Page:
Threshold volumes for low-, medium-, and high-cost configurations for digital and 35-mm cameras and equipment. The horizontal line indicates the cost for a digital camera setup, and the upward-sloping line indicates the cost for a 35-mm camera setup. If a practice anticipates taking more than 3674 photographs, then the low-cost digital configuration is more cost-effective than the low-cost 35-mm configuration. If a practice anticipates taking more than 15,789 photographs, then the medium-cost digital configuration is more cost-effective than the medium-cost 35-mm configuration. If a practice anticipates taking more than 34,000 photographs, then the high-cost digital setup is more cost-effective than the high-cost 35-mm setup.
Hollenbeak CS, Kokoska M, Stack BC. Cost Considerations of Converting to Digital Photography. Arch Facial Plast Surg. 2000;2(2):122-123. doi:
From the Department of Health Administration, Washington University School of Medicine (Mr Hollenbeak), and Department of Otolaryngology–Head and Neck Surgery, St Louis University School of Medicine (Dr Kokoska), St Louis, Mo; and Division of Otolaryngology–Head and Neck Surgery, Department of Surgery, Pennsylvania State University College of Medicine, Hershey (Dr Stack).
Objectives To provide the practicing surgeon with data to make an informed economic decision regarding conversion from analog to digital photography.
Methods A cost analysis of photography based on 35-mm vs digital platforms (low-, medium-, and high-cost hardware).
Results Break-even thresholds for the investment in a digital platform of low, medium, and high costs were 3674, 15,789, and 34,000 images, respectively.
Conclusion Given the current excellent image quality and ongoing refinements in digital photography, a digital photography platform may be cost-effective for a busy facial plastic surgery practice.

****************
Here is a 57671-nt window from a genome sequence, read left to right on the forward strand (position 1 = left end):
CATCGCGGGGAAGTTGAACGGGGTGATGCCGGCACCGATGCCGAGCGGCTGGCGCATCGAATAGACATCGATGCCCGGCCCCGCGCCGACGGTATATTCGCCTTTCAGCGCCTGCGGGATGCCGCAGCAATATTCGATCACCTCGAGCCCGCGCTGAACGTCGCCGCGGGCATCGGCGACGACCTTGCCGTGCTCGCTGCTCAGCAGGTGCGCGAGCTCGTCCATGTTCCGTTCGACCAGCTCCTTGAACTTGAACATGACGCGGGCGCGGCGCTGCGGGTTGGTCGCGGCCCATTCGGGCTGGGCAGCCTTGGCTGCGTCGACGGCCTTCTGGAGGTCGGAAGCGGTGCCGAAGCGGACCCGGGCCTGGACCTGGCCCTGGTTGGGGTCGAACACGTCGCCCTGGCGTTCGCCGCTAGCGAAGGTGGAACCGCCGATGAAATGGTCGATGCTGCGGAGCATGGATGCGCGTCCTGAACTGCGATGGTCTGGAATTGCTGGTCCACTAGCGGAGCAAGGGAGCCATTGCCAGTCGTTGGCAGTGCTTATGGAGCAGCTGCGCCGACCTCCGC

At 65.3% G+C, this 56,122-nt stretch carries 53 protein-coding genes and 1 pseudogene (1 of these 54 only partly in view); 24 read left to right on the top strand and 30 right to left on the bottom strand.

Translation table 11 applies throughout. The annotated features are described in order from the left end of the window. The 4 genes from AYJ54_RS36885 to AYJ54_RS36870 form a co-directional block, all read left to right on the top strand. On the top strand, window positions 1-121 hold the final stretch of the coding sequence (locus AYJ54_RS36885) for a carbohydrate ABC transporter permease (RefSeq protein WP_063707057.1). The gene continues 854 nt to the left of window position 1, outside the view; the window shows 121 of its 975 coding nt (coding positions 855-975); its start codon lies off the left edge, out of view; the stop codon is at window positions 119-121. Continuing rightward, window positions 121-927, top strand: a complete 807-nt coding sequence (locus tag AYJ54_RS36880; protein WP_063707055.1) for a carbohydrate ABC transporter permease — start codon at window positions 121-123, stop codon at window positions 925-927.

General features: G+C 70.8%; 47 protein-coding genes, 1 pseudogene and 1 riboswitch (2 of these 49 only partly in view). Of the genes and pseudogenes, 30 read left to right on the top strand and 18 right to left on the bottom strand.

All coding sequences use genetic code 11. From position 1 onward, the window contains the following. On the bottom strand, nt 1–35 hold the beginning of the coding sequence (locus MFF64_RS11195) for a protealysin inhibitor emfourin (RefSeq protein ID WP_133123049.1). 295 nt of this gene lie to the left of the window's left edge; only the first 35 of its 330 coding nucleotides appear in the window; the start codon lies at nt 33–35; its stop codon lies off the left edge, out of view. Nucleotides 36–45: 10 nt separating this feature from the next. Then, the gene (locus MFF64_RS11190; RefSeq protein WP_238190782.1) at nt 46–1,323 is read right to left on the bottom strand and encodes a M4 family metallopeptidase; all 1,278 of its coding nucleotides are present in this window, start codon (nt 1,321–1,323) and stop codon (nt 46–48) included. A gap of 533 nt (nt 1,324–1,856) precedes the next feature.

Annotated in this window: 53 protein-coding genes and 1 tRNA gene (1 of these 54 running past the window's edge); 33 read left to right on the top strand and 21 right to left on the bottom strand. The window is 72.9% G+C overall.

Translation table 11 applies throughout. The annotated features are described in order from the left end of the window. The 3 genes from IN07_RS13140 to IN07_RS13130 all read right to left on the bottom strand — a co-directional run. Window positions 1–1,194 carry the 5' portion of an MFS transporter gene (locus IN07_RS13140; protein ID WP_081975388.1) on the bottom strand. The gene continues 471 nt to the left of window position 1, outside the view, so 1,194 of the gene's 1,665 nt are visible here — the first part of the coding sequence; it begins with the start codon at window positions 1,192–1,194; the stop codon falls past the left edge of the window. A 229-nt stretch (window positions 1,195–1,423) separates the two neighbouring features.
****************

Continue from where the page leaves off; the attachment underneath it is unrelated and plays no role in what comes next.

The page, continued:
COST IS a significant factor in the decision to switch to digital from 35-mm photography. This was not addressed in our previous report on the subject.1 The economic difference between the 2 photographic systems is that digital photography is associated with high fixed costs but zero variable costs and that 35-mm photography is associated with low fixed costs but additional ongoing variable costs. Once the digital camera and storage medium are purchased, there are no additional costs for film, processing, or storage. Thus, the total cost of photography as a function of volume will be constant for digital and increasing for 35-mm photography. This implies that the total costs for photography will be equal for both digital and 35-mm photography at some volume of photographs. Switching to digital photography may, therefore, be justified for some high-volume practices and not for some low-volume practices.
To demonstrate how the volume thresholds at which the switch to digital photography can be justified, we plotted cost as a function of volume for low-, medium-, and high-cost digital and 35-mm camera equipment packages. The costs for a hypothetical digital camera setup are contained in Table 1. We considered the cost of a wide range of digital cameras that are currently available and included the cost of purchasing a personal computer (PC), a storage device (eg, a hard drive or a writable CD-ROM), and the software for retrieving, viewing, and manipulating the digital images. In Table 2 we present the costs for a traditional 35-mm camera setup, including the camera (lens included), a slide scanner to convert photographic images to digital for presentation purposes, a roll of film (36 exposures: low cost, $5.00; medium cost, $7.67; high cost, $12.00), and film processing (36 exposures; low cost, $6.00; medium cost, $10.00; high cost, $15.00). The cost function of 35-mm photography was set equal to the cost function of digital photography and solved for the threshold volume.